Community Journalism, Online: Changes, Challenges, Opportunities

Elise Kalfayan


Zanku Armenian and I connected via Facebook more than a year before we met. I “liked” his Think Again page, which features his monthly column in the Glendale News-Press. He had seen my Sunroom Desk blog links posted on Facebook. In February 2011, we finally met at a Los Angeles Society of Professional Journalists forum.

“The Changing Face of Community Journalism,” moderated by Glendale News-Press Editor Dan Evans, and featuring LA city hall critic Ron Kaye as one of several panelists, explored publishers’ financial challenges, new ways building audiences on the internet, and the civic engagement ideals of the profession. The program drew local reporters, freelance writers, bloggers and columnists who were all experiencing online local journalism’s evolution.

At least three columnists/community activists now contributing to Asbarez attended the event: Zanku Armenian, Garen Yegparian, and me. Talking afterwards, we discussed our own Armenian-American community’s level of engagement with local government, and how recent immigrants’ approach to issues differed from those of native citizens.

The worthy issue of genocide recognition gets a lot of community focus in Glendale, and brings together large numbers. Less compelling issues that affect residents’ day to day lives need critical mass as well, and those gathered at the journalism forum knew their mission was to increase it.

Glendale citizens’ concerns about cell towers were the local expression of an international problem: thousands of new cell antennas needed for the latest smart phones and tablets v. concerns about radiation near homes or schools. I started covering the subject from a skeptical, citizen’s point of view after a neighborhood dispute with T-Mobile. My advocacy on the subject later expanded to include smart meter wireless technology and consumer privacy, network security, and public health concerns. I told Yegparian and Armenian that online articles I posted on these subjects drew “hits” from all over California and beyond, even when they didn’t attract a wide audience in Glendale.

Armenian and I talked again just over a month later, after we each attended a March 27 Glendale City candidates’ forum organized by a local homeowners’ association and promoted in print and online. We agreed that Garen Mailyan, who had been dismissed as an unlikely contender or even (by Armenian in one of his columns) as an election spoiler, had made a good point. He captured the audience’s attention with his question about rumors of ethnic discrimination within the Glendale Police Department. Mailyan said that Glendale’s City Manager should not have dismissed such allegations as “baseless” or invalid. Why, Mailyan asked, were such allegations never even explored?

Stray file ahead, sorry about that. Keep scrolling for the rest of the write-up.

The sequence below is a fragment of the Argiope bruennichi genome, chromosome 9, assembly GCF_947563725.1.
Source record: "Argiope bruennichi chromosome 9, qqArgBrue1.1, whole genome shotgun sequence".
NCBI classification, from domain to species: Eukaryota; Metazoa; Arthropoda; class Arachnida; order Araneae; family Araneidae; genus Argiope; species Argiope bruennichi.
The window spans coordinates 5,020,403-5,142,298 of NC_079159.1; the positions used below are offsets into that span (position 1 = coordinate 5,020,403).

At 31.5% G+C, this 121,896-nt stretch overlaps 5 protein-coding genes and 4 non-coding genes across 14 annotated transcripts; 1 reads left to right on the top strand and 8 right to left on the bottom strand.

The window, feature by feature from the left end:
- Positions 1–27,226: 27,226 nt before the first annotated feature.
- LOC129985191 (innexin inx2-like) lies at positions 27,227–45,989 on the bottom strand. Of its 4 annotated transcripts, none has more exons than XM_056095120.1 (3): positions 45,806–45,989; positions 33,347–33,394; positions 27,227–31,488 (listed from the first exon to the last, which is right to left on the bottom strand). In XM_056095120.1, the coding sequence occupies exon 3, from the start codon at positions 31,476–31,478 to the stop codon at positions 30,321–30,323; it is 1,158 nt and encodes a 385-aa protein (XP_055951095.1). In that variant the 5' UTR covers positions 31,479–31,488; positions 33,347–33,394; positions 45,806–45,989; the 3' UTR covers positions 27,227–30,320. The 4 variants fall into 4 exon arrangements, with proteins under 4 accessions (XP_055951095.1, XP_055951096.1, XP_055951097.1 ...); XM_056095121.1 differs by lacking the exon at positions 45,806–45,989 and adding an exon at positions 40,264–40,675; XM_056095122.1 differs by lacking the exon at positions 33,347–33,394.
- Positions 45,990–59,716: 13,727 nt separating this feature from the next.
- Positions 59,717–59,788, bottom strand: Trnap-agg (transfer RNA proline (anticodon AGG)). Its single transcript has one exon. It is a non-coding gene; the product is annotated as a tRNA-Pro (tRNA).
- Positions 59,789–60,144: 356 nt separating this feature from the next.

These are just a couple of issues that came up after attending two meetings. Reporters break the stories, earnest candidates raise questions, bloggers and columnists advocate for awareness or change. Community leaders and advocates organize events so citizens can meet. All of these activities are worthwhile and require community as well as financial support so motivated writers and citizens can continue their efforts. That was another big “takeaway” from the journalism forum!

Questions about the risks of wireless and utility technologies in Glendale and elsewhere will probably not be answered fully for quite some time, but the questions should still be asked. Glendale’s City Manager just announced his retirement at the end of 2011 and recommendations about a process for replacing him were the subject of Armenian’s latest Think Again column. He called for a completely open hiring process. So did council member Rafi Manoukian during a council meeting, along with several members of the public who also spoke that evening. Critical mass is shaping the process toward an open, broad executive search. Stay tuned, stay engaged, and encourage your local community journalists!

Elise Kalfayan is a Glendale resident, a native Southern Californian, and a combined first/second generation Armenian-American. She has produced or edited print and online pieces on topics ranging from urban development to Armenian Church history. She is the publisher of, a Glendale community news blog, and works as a contract writer, editor, and publishing consultant for clients including businesses, entrepreneurs, nonprofits, and memoirists.


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